--By BRIDES magazine
Joining a fitness club can be intimidating: the crowds, the chiseled bodies, the complicated machines. Equinox fitness manager and personal trainer Keith Irace offers strategies to put you in the comfort zone:
Use the buddy system: It's always easier to try something new when you've got support. "You won't feel so conspicuous if you have company," says Irace. Bonus: A workout partner will help motivate you.
Related: 12 Foods to Stay Away From to Limit Belly Bloat
Time it right: Ask about the gym's slowest hours, and try to schedule your visits then. Navigating a not-so-crowded gym is less stressful.
Be proactive: "Most clubs offer a free orientation with a trainer when you join--take advantage of it," advises Irace. "This person will show you how to use the machines and the correct form."
Related: 23 Ways to Jump Start Your Pre-Wedding Diet
It's all about you: Serious gym-goers tune everyone out. Put on your iPod, stop checking out the "competition," and focus on
Blog Posts by BRIDES
- BRIDES | Healthy Living – Mon, Sep 13, 2010 4:27 PM EDT
--By BRIDES magazineRead More »from How to Learn to Love the Gym and Get Fit for Your Wedding
- BRIDES | Work + Money – Fri, Sep 10, 2010 7:04 PM EDT
--By Marina Khidekel, BRIDES magazine
Feeling torn? BRIDES magazine will help you decide which guests should-and shouldn't-make the cut.
Do you have to invite...a casual friend who invited you to her wedding two years ago but whom you haven't been in touch with since?
What's a girl to do? Even if you were tight with her a few years back, friends drift apart (it happens to everyone), so you're under no obligation to invite her to the nups. The telltale signal: You think of her as a "casual" friend, not a bestie.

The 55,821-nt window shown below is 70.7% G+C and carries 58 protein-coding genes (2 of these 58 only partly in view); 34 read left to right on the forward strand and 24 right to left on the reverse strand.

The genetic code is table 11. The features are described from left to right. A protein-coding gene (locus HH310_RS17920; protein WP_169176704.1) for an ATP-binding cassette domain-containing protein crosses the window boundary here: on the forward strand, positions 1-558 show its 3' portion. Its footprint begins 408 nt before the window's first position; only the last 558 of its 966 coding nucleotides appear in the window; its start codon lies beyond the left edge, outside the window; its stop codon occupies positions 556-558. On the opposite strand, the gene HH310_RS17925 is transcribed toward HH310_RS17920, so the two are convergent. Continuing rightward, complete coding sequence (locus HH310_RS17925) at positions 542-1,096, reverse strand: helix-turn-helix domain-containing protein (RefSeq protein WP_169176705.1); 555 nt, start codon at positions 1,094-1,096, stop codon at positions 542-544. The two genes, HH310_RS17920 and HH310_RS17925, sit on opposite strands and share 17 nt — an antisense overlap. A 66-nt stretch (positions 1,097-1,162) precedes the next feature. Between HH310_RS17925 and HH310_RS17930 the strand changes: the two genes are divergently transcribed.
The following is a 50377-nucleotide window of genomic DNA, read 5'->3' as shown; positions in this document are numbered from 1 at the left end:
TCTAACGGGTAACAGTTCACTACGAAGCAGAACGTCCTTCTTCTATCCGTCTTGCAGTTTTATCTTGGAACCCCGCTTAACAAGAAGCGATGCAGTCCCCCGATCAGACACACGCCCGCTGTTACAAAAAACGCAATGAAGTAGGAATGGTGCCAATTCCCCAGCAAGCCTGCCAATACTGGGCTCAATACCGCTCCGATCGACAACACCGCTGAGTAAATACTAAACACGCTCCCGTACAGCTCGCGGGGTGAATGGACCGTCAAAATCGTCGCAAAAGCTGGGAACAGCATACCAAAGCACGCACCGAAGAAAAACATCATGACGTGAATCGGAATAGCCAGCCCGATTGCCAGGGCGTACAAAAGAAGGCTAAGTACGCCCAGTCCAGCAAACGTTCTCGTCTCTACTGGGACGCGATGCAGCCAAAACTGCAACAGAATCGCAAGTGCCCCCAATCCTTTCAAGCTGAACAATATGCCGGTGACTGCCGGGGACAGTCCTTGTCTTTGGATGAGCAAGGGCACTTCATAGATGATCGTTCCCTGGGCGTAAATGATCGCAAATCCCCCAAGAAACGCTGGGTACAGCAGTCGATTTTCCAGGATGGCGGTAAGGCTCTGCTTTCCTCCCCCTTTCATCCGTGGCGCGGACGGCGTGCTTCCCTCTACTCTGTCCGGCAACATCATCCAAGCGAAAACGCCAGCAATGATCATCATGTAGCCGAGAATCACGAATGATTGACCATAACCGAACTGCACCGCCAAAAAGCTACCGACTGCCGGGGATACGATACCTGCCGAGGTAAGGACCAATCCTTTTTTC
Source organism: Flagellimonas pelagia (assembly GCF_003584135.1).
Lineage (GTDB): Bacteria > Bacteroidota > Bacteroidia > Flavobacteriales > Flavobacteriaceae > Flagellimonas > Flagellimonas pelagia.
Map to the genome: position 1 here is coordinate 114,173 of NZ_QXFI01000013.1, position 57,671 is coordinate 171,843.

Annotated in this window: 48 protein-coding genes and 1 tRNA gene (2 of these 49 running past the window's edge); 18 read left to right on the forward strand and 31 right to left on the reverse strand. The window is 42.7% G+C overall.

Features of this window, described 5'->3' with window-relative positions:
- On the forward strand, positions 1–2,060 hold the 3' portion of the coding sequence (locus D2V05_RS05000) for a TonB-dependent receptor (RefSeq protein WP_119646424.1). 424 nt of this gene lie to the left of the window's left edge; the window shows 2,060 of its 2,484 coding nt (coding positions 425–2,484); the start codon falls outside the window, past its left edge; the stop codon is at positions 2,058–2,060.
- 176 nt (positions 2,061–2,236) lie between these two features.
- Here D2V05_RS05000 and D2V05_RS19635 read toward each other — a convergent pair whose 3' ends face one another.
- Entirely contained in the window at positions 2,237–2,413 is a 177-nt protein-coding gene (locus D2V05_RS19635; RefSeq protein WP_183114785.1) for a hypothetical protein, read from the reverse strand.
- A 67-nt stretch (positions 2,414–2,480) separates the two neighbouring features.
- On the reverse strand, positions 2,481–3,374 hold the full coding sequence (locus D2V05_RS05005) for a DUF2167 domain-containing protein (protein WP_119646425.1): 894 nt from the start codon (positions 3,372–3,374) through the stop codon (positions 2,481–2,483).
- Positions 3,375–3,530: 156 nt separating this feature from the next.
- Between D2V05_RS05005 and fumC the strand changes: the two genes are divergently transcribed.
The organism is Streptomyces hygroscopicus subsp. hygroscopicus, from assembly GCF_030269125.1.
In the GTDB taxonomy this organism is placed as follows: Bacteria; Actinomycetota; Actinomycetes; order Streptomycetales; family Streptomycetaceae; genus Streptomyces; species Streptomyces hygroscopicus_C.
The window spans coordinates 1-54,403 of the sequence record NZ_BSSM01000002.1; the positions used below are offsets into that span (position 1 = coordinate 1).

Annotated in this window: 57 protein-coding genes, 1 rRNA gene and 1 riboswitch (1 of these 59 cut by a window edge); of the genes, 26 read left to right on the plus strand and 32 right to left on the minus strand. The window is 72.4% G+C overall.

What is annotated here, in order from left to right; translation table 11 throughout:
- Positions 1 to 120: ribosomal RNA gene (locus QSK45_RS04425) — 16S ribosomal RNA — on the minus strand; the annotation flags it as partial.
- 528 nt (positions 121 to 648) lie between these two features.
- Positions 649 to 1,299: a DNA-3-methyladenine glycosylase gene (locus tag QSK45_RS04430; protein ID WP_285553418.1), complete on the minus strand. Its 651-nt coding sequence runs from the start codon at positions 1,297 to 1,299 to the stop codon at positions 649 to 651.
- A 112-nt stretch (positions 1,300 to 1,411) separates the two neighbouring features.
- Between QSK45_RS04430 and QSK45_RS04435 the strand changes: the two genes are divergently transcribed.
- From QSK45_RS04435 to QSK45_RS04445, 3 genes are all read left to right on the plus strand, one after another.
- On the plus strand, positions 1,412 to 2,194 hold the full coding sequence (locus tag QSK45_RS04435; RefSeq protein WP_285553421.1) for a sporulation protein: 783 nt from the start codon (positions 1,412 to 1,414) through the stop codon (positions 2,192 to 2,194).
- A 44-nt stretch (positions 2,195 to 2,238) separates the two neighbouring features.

Do you have to invite...a plus-one for the single friend from out of town who won't know a soul?
What's a girl to do? Make an exception. Seeing her alone at a table while everyone else does a conga line with pals would make you feel pretty awful.
Do you have to invite...guests' children? You'd planned a no-kids policy but are worried that some guests might take offense when they seeRead More »from The Guilty Girl's Guide to Cutting the Wedding Guest List
By Marina Khidekel, BRIDES magazineRead More »from 5 Rules NOT to Break on Your Wedding Day
Having a little fun with tradition is what makes your wedding unique and totally you! We get it. Having your future sister-in-law as the "best man"? Awesome. Ditching the flower toss to present your bouquet to Grandma (who's been married for 60 years)? Touching. However, there are five rules you just shouldn't break...ever.
1. Make sure there's no more than an hour of downtime between the ceremony's end and the start of the reception. It's just not nice to force out-of-towners to kill the better part of an afternoon in a doughnut shop.
Related: 7 Things NOT to Do at a Bachelorette Party
2. Keep guests in the loop. That means having the DJ or emcee explain anything unusual (e.g., that you and Dad are shooting hoops at the reception instead of having a first dance).
3. Be hosts. Greet all of your guests, even if you don't know some, either on a receiving line or by going table-to-table. And don't ask anyone to pay for anything. (No cash bar!)
- BRIDES | Work + Money – Tue, Aug 31, 2010 7:39 PM EDT